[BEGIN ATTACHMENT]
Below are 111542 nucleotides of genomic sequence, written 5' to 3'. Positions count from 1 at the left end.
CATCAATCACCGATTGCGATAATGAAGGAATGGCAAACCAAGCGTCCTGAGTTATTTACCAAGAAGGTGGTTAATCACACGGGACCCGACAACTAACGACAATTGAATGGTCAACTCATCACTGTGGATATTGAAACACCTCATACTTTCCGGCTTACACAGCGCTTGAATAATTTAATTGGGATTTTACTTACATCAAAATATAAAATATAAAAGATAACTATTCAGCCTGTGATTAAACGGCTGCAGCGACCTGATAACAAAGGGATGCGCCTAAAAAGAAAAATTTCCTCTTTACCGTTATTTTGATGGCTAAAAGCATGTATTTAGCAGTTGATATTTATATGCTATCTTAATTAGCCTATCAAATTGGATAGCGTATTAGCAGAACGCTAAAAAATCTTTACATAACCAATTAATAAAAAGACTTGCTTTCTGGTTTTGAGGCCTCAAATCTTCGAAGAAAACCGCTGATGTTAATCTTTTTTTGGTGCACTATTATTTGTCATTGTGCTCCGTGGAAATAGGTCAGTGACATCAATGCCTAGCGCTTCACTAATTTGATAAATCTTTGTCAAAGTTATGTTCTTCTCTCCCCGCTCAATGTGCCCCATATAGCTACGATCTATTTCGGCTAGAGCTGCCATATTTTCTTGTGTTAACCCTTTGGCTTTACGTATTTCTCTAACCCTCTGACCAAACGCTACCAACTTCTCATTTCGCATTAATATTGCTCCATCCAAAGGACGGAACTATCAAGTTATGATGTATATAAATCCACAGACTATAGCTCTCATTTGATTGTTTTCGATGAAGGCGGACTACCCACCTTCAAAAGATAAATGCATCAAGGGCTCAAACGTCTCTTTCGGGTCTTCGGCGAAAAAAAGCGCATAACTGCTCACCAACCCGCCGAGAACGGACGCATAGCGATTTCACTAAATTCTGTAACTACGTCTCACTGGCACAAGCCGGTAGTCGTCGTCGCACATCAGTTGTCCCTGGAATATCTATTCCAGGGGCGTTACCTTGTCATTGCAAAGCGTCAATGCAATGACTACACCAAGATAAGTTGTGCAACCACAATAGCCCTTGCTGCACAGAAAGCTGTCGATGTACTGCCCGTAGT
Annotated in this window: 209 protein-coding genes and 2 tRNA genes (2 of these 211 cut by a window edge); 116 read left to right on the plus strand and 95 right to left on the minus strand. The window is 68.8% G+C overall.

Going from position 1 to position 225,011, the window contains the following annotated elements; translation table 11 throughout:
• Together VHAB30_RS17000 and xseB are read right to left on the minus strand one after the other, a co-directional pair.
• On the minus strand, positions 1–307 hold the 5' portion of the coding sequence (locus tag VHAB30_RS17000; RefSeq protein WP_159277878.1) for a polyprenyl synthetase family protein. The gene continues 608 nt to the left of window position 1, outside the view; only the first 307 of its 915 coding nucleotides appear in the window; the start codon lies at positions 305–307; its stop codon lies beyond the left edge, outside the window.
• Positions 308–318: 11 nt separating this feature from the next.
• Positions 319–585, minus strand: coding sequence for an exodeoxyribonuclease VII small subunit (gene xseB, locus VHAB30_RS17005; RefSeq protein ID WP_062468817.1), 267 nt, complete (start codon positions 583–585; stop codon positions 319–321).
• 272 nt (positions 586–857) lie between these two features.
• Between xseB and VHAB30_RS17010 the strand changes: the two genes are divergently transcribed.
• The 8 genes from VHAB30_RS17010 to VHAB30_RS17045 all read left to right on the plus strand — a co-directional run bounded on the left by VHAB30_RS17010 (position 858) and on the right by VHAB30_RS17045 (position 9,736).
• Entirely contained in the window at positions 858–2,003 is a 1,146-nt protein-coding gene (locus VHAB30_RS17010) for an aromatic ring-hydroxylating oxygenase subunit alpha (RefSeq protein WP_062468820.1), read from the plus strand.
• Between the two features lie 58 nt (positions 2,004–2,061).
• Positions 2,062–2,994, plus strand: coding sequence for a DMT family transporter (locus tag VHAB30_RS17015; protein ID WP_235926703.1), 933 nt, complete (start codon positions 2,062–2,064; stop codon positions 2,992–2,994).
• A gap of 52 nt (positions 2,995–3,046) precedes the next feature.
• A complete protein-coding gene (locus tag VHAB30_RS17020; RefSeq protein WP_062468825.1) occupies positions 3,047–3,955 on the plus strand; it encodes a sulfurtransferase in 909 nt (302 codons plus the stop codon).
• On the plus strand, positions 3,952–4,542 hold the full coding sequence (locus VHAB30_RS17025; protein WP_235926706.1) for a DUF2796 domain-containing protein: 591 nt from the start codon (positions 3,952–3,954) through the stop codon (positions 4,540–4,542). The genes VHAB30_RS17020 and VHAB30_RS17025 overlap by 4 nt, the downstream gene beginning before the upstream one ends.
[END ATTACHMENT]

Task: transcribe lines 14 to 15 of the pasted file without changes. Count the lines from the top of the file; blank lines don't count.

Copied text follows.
• Positions 2,062–2,994, plus strand: coding sequence for a DMT family transporter (locus tag VHAB30_RS17015; protein ID WP_235926703.1), 933 nt, complete (start codon positions 2,062–2,064; stop codon positions 2,992–2,994).
• A gap of 52 nt (positions 2,995–3,046) precedes the next feature.